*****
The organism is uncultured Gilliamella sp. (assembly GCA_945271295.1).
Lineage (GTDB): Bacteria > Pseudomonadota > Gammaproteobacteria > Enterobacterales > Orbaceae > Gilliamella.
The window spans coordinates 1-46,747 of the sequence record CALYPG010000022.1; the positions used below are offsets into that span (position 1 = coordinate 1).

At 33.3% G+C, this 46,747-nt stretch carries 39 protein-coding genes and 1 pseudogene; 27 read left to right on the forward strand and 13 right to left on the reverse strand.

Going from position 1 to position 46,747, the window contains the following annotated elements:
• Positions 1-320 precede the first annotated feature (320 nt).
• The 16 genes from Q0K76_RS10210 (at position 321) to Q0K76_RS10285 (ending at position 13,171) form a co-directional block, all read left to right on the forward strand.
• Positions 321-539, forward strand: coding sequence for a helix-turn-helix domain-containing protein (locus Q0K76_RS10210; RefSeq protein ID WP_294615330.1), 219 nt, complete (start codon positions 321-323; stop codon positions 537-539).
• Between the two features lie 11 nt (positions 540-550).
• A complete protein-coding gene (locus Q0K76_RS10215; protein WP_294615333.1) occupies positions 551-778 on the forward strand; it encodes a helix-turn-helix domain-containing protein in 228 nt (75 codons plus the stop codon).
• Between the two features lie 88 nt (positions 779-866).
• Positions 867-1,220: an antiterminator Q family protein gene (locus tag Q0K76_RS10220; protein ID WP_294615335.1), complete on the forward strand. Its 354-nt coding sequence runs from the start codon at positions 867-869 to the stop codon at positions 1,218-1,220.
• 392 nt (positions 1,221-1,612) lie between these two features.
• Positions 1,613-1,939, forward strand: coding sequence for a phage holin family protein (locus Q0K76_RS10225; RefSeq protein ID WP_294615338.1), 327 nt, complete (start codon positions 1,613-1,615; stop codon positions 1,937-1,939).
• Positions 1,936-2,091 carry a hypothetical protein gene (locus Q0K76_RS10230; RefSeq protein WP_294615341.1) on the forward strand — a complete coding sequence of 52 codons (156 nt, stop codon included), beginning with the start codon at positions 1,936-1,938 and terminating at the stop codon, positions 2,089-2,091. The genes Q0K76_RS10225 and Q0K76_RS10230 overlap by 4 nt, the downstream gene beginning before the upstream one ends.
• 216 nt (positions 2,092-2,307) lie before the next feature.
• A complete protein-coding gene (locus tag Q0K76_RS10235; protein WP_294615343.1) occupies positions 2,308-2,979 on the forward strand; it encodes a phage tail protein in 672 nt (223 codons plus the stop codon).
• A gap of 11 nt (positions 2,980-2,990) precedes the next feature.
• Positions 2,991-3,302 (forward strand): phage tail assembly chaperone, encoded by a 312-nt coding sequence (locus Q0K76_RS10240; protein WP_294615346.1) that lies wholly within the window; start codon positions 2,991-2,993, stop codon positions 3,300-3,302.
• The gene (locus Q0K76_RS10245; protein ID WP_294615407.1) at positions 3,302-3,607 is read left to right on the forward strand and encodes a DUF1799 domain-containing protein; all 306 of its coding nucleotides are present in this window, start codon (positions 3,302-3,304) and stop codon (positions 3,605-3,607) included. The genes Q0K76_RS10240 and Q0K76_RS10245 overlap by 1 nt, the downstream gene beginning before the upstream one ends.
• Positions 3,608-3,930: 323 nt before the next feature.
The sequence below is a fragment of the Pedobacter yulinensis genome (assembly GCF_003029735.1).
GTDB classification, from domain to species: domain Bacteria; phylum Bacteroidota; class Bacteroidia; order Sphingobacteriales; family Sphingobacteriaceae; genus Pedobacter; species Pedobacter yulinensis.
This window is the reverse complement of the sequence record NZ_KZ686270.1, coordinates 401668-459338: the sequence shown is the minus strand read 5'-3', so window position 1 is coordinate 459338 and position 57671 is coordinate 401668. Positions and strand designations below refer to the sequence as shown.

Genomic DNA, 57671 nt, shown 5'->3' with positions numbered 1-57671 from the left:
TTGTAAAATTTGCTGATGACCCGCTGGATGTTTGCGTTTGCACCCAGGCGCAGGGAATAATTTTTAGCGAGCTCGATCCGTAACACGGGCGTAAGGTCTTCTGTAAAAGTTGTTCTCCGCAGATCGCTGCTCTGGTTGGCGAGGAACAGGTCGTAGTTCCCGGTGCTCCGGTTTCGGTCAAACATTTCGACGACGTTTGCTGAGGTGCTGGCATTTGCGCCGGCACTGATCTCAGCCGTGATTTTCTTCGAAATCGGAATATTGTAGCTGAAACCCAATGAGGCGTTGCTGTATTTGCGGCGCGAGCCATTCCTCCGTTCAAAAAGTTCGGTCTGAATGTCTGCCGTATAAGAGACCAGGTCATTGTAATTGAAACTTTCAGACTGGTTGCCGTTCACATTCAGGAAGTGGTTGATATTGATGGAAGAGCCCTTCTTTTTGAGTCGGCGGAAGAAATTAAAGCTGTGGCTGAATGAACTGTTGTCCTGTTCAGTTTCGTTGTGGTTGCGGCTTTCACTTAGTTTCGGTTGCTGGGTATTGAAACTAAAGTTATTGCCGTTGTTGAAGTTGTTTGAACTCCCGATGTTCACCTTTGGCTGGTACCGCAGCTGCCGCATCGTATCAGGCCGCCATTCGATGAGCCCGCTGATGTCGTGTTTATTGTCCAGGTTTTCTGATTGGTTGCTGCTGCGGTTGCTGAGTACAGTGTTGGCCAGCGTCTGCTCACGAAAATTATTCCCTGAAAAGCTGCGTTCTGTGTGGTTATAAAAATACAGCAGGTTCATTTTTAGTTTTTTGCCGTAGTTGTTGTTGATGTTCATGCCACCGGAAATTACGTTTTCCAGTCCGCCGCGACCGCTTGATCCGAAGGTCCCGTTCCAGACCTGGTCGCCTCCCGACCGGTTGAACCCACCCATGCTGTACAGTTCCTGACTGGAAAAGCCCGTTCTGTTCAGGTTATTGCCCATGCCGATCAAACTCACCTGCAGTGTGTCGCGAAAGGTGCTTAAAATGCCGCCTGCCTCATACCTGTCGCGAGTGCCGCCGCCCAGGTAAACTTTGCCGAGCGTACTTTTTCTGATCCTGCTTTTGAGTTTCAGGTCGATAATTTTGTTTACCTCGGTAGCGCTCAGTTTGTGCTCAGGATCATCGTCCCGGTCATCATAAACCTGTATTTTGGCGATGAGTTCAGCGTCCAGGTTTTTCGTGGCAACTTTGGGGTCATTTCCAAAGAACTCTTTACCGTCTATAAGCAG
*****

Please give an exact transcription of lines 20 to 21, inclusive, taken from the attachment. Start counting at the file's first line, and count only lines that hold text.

• The gene (locus Q0K76_RS10245; protein ID WP_294615407.1) at positions 3,302-3,607 is read left to right on the forward strand and encodes a DUF1799 domain-containing protein; all 306 of its coding nucleotides are present in this window, start codon (positions 3,302-3,304) and stop codon (positions 3,605-3,607) included. The genes Q0K76_RS10240 and Q0K76_RS10245 overlap by 1 nt, the downstream gene beginning before the upstream one ends.
• Positions 3,608-3,930: 323 nt before the next feature.